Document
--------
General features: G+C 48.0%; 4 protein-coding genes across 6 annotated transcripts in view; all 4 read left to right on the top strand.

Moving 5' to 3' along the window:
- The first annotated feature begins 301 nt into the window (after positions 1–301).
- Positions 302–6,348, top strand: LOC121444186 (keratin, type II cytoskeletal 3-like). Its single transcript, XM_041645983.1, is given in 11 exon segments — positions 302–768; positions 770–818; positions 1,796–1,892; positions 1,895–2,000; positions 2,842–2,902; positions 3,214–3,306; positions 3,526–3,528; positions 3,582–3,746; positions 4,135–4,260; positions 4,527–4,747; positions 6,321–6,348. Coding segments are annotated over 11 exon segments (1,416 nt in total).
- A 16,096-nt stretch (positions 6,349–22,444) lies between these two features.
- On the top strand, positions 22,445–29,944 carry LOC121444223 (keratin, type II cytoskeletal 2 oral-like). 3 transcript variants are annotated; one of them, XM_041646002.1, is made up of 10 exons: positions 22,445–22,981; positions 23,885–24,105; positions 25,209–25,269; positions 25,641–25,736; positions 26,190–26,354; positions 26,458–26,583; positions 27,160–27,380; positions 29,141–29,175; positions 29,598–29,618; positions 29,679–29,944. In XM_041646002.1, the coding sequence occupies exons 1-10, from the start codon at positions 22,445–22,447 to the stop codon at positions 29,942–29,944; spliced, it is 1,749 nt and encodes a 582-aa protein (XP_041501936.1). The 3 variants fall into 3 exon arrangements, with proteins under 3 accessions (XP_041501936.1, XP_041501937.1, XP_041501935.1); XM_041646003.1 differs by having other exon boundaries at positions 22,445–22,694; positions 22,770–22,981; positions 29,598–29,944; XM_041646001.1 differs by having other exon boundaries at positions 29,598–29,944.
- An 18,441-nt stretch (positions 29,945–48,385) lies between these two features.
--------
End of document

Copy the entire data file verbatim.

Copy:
General features: G+C 48.0%; 4 protein-coding genes across 6 annotated transcripts in view; all 4 read left to right on the top strand.

Moving 5' to 3' along the window:
- The first annotated feature begins 301 nt into the window (after positions 1–301).
- Positions 302–6,348, top strand: LOC121444186 (keratin, type II cytoskeletal 3-like). Its single transcript, XM_041645983.1, is given in 11 exon segments — positions 302–768; positions 770–818; positions 1,796–1,892; positions 1,895–2,000; positions 2,842–2,902; positions 3,214–3,306; positions 3,526–3,528; positions 3,582–3,746; positions 4,135–4,260; positions 4,527–4,747; positions 6,321–6,348. Coding segments are annotated over 11 exon segments (1,416 nt in total).
- A 16,096-nt stretch (positions 6,349–22,444) lies between these two features.
- On the top strand, positions 22,445–29,944 carry LOC121444223 (keratin, type II cytoskeletal 2 oral-like). 3 transcript variants are annotated; one of them, XM_041646002.1, is made up of 10 exons: positions 22,445–22,981; positions 23,885–24,105; positions 25,209–25,269; positions 25,641–25,736; positions 26,190–26,354; positions 26,458–26,583; positions 27,160–27,380; positions 29,141–29,175; positions 29,598–29,618; positions 29,679–29,944. In XM_041646002.1, the coding sequence occupies exons 1-10, from the start codon at positions 22,445–22,447 to the stop codon at positions 29,942–29,944; spliced, it is 1,749 nt and encodes a 582-aa protein (XP_041501936.1). The 3 variants fall into 3 exon arrangements, with proteins under 3 accessions (XP_041501936.1, XP_041501937.1, XP_041501935.1); XM_041646003.1 differs by having other exon boundaries at positions 22,445–22,694; positions 22,770–22,981; positions 29,598–29,944; XM_041646001.1 differs by having other exon boundaries at positions 29,598–29,944.
- An 18,441-nt stretch (positions 29,945–48,385) lies between these two features.